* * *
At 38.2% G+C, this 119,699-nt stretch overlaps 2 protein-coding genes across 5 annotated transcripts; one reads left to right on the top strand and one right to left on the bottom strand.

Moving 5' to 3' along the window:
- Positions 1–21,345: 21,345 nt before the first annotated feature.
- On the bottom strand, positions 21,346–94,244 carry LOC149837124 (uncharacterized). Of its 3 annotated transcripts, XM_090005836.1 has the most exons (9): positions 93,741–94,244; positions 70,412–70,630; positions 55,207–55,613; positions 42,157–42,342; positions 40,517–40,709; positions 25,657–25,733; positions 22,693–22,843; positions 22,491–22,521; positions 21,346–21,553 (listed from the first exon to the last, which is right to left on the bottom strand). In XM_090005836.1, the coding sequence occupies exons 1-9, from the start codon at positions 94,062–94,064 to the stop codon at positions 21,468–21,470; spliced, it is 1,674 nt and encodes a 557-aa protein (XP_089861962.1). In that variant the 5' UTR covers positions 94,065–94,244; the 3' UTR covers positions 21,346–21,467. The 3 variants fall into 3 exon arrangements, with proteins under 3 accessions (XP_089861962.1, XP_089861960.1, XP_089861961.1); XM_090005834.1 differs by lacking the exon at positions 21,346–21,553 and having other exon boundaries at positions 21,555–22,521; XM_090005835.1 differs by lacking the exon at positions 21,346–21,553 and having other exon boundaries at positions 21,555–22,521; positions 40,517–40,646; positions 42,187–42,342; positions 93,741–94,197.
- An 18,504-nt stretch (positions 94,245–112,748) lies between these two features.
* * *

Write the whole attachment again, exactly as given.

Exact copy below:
At 38.2% G+C, this 119,699-nt stretch overlaps 2 protein-coding genes across 5 annotated transcripts; one reads left to right on the top strand and one right to left on the bottom strand.

Moving 5' to 3' along the window:
- Positions 1–21,345: 21,345 nt before the first annotated feature.
- On the bottom strand, positions 21,346–94,244 carry LOC149837124 (uncharacterized). Of its 3 annotated transcripts, XM_090005836.1 has the most exons (9): positions 93,741–94,244; positions 70,412–70,630; positions 55,207–55,613; positions 42,157–42,342; positions 40,517–40,709; positions 25,657–25,733; positions 22,693–22,843; positions 22,491–22,521; positions 21,346–21,553 (listed from the first exon to the last, which is right to left on the bottom strand). In XM_090005836.1, the coding sequence occupies exons 1-9, from the start codon at positions 94,062–94,064 to the stop codon at positions 21,468–21,470; spliced, it is 1,674 nt and encodes a 557-aa protein (XP_089861962.1). In that variant the 5' UTR covers positions 94,065–94,244; the 3' UTR covers positions 21,346–21,467. The 3 variants fall into 3 exon arrangements, with proteins under 3 accessions (XP_089861962.1, XP_089861960.1, XP_089861961.1); XM_090005834.1 differs by lacking the exon at positions 21,346–21,553 and having other exon boundaries at positions 21,555–22,521; XM_090005835.1 differs by lacking the exon at positions 21,346–21,553 and having other exon boundaries at positions 21,555–22,521; positions 40,517–40,646; positions 42,187–42,342; positions 93,741–94,197.
- An 18,504-nt stretch (positions 94,245–112,748) lies between these two features.